It doesn’t surprise me. The US is in bed with the Islamist. It has an insane immigration policy. We have all these tribes of people vying for political power. Some that harm the whole country. Elibiary born here, immigrated? Where is he and his people from? Is he a Sunni, Shi’ite, or confused?

I can only conclude that the US government does not believe that Islamist are an existential threat but a tool. The US would rather have the Muslim Brotherhood be in control of Syria than a more secular government that has ties with Iran. Libyan fighters cut their teeth by shedding the blood of coalition forces, Iraqis and Libyans. They will happily kill Syrians too. The Saudis must be grinning ear to ear at all the recent developments (in Libya, Egypt, Syria) in their favor.

#10 Pingback By The American Conservative » Daily Round-up: Drone Wars, Rand vs. Rubio, Israel’s Lobby On December 9, 2011 @ 12:05 pm

[…] Rod Dreher says it’s deeply disconcerting that Mohamed Elibiary is advising the DHS on counter-ter…. Elibiary, he writes, is a Muslim activist who has publicly praised the Ayatollah Khomeini, and other figures of radical Islam. How, exactly, does the US government’s DHS choose to take advice from a man who publicly encouraged Americans to read the work of Qutb, whose teachings the 9/11 Commission cited as a prime motivator of Al Qaeda’s ideology, so that all may “see the potential for a strong spiritual rebirth that’s truly ecumenical allowing all faiths practiced in America to enrich us and motivate us to serve God better by serving our fellow man more”? It’s amazing. […]

#11 Comment By Rod Dreher On December 9, 2011 @ 12:06 pm

And Buchanan’s once proud flagship continues its slide into the abyss of mediocrity. I can hardly wait for the first birther piece.

As with the left, any mention that there might be something wrong with Islamic radical sympathizers influencing public policy brings out the jerking knees. Yawn.

#12 Comment By Franklin Evans On December 9, 2011 @ 1:32 pm

I’ve followed you on this since you wrote about it on That Previous Blog (the one before the one before this one), Rod, and I find nothing to fault you for, even your biases. They are, if anything, honest and clear.

As for DHS, while agreeing with Mad Doc (even if I have a similar online handle), there is another explanation that passes the Occam’s Razor test: Keep your friends close, and your enemies closer. Just a thought.

#13 Comment By Mr. Patrick On December 9, 2011 @ 1:35 pm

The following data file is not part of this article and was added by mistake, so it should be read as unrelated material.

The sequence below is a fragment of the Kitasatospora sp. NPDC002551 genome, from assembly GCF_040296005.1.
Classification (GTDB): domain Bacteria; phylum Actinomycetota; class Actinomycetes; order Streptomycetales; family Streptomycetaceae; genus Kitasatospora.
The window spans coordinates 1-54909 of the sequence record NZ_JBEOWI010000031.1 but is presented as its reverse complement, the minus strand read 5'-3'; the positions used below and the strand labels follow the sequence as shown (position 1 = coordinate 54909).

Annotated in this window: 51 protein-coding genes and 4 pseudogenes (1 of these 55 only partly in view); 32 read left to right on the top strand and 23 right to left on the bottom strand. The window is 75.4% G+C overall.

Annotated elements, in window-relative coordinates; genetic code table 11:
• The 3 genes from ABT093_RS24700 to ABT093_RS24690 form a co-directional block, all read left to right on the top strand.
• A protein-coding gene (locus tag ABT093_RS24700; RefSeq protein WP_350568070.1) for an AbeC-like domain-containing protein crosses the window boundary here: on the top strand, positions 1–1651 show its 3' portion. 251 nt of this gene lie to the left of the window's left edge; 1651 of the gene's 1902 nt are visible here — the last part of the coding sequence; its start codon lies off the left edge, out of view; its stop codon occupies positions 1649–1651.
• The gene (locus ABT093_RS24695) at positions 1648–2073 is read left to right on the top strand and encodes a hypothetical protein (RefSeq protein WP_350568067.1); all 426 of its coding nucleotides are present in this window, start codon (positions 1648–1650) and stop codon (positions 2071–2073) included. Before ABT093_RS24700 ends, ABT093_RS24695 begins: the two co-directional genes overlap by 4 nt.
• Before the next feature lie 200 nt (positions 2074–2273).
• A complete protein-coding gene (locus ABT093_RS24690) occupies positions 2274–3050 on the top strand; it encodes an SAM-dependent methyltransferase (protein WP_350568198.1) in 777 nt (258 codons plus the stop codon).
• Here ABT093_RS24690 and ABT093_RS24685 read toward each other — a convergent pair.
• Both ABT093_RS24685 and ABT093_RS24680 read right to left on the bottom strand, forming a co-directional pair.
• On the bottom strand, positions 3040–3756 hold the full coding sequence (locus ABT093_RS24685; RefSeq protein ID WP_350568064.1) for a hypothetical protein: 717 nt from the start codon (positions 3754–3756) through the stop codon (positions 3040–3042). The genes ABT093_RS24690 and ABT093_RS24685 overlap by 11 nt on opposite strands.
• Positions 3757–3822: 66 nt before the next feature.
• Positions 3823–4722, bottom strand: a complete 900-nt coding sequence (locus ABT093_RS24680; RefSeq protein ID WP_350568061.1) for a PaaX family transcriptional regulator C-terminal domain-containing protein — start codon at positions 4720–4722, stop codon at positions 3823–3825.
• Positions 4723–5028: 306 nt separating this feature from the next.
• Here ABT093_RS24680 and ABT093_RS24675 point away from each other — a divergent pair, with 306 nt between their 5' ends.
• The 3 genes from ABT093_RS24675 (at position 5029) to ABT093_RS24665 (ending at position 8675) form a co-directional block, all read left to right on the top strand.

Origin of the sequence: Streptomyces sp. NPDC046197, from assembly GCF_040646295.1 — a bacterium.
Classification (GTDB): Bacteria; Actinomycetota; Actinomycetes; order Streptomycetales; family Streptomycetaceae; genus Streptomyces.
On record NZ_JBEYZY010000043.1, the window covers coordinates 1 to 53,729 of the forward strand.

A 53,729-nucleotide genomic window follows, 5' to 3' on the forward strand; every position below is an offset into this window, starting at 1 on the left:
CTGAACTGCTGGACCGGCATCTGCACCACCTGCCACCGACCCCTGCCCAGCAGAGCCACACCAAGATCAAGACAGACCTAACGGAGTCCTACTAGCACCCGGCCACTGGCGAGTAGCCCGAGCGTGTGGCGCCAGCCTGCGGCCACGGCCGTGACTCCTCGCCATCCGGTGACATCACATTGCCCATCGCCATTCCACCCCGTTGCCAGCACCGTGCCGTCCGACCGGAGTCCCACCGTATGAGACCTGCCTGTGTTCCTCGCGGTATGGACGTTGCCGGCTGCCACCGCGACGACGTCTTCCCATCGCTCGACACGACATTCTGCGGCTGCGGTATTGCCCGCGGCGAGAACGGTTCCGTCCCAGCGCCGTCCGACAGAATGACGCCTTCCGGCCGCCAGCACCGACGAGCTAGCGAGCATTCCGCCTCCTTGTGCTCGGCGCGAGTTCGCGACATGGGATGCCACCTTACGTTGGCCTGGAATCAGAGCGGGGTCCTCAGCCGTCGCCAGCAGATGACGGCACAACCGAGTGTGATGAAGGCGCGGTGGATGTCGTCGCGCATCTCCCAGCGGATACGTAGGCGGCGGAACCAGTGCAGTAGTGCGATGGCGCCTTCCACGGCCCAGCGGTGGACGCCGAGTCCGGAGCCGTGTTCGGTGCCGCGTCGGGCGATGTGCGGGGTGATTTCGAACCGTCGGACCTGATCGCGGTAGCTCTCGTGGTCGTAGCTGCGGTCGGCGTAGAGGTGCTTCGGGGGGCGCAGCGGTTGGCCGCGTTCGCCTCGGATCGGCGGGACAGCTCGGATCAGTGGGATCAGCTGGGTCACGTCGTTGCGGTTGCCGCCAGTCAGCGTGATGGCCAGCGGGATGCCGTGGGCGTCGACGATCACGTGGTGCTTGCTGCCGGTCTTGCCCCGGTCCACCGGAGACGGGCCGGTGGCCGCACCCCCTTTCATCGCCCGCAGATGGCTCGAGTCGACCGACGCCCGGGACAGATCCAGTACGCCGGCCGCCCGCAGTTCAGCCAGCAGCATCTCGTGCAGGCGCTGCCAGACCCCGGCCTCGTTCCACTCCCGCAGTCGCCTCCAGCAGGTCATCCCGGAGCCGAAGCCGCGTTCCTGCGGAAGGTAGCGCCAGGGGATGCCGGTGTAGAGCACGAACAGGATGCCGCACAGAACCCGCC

Mr. Elibiary’s value as a counterterrorism adviser seems questionable. Rather than jerking knees, the appropriate response is a deluge of questions as to the exact value of his service and the extent to which he has been entrusted with information, which I’m sure would be answered with all the thoroughness and patience one would expect from the Official Fan Club of “24”, and with all the sense of responsibility common to governmental bureaucracy.

#14 Comment By Mike On December 9, 2011 @ 2:46 pm

I think the problem for someone new to this information is that your main source here appears to be a crackpot. There’s no reason–beyond your attesting you jibes with your experience–to take anything Poole writes or says seriously. He is an anti-jihadi crackpot, akin to the birthers. Life is too short to pay attention to crackpots and conspiracy theorists.

While your reputation may be more serious on this issue, the fact you are indulging someone like Poole and running with it with pants onfire ruins your own credibility on the topic.

#15 Comment By Rod Dreher On December 9, 2011 @ 3:26 pm

Ah, let me see if I follow you. A writer whose opinions you dislike manages to get a state official on the record saying that the agency has proof that Elibiary downloaded and printed out sensitive documents, and saying that this is so troubling that he’s asked the DHS for an investigation. You also have, again on the record, Elibiary’s correspondence with me, in which he praises a jihadi lunatic as a wonderful guide for all of us. And you have — again, on the record — Elibiary’s participation in a tribute to Ayatollah Khomeini.

Now, I’m quite clear that I have no idea if Elibiary is guilty, only that given the man’s record and the DPS statement, this bears investigation. Yet because you dislike the politics of the reporter who got the on the record quote, you have decided that none of this can be true, and that nothing I say about this henceforth can be believed because I take the Texas official’s on the record quote seriously.

Truly, I am brokenhearted to have lost your confidence, Mike.

There are some people who are epistemologically incapable of believing any bad thing about any American Muslim, ever — especially if the person bringing it up is someone that they consider to be an Enemy. Similarly, from the Right, there are people epistemologically incapable of believing that any good thing can ever come from or be said by an American Muslim. This is not thinking; it’s emoting.

#16 Comment By EH On December 9, 2011 @ 4:10 pm